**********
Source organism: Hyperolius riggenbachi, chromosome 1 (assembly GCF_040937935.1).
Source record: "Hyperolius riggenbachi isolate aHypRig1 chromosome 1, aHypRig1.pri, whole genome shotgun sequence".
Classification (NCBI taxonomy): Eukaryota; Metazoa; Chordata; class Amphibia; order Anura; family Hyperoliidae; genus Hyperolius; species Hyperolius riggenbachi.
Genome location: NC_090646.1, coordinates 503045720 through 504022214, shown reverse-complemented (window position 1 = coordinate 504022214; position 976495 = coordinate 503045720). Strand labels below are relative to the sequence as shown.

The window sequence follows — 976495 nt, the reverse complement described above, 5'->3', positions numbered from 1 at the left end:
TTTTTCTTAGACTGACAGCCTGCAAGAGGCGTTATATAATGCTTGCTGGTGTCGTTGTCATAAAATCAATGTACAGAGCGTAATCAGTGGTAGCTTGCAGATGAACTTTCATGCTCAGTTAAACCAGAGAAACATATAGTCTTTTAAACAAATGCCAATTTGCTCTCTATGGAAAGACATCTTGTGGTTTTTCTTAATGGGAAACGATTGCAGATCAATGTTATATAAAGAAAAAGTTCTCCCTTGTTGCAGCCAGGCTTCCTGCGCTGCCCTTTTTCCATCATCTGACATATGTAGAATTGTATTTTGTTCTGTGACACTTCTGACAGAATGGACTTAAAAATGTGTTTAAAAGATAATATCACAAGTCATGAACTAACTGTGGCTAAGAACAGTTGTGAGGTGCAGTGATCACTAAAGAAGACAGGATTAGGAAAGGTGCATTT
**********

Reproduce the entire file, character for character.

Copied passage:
Source organism: Hyperolius riggenbachi, chromosome 1 (assembly GCF_040937935.1).
Source record: "Hyperolius riggenbachi isolate aHypRig1 chromosome 1, aHypRig1.pri, whole genome shotgun sequence".
Classification (NCBI taxonomy): Eukaryota; Metazoa; Chordata; class Amphibia; order Anura; family Hyperoliidae; genus Hyperolius; species Hyperolius riggenbachi.
Genome location: NC_090646.1, coordinates 503045720 through 504022214, shown reverse-complemented (window position 1 = coordinate 504022214; position 976495 = coordinate 503045720). Strand labels below are relative to the sequence as shown.

The window sequence follows — 976495 nt, the reverse complement described above, 5'->3', positions numbered from 1 at the left end:
TTTTTCTTAGACTGACAGCCTGCAAGAGGCGTTATATAATGCTTGCTGGTGTCGTTGTCATAAAATCAATGTACAGAGCGTAATCAGTGGTAGCTTGCAGATGAACTTTCATGCTCAGTTAAACCAGAGAAACATATAGTCTTTTAAACAAATGCCAATTTGCTCTCTATGGAAAGACATCTTGTGGTTTTTCTTAATGGGAAACGATTGCAGATCAATGTTATATAAAGAAAAAGTTCTCCCTTGTTGCAGCCAGGCTTCCTGCGCTGCCCTTTTTCCATCATCTGACATATGTAGAATTGTATTTTGTTCTGTGACACTTCTGACAGAATGGACTTAAAAATGTGTTTAAAAGATAATATCACAAGTCATGAACTAACTGTGGCTAAGAACAGTTGTGAGGTGCAGTGATCACTAAAGAAGACAGGATTAGGAAAGGTGCATTT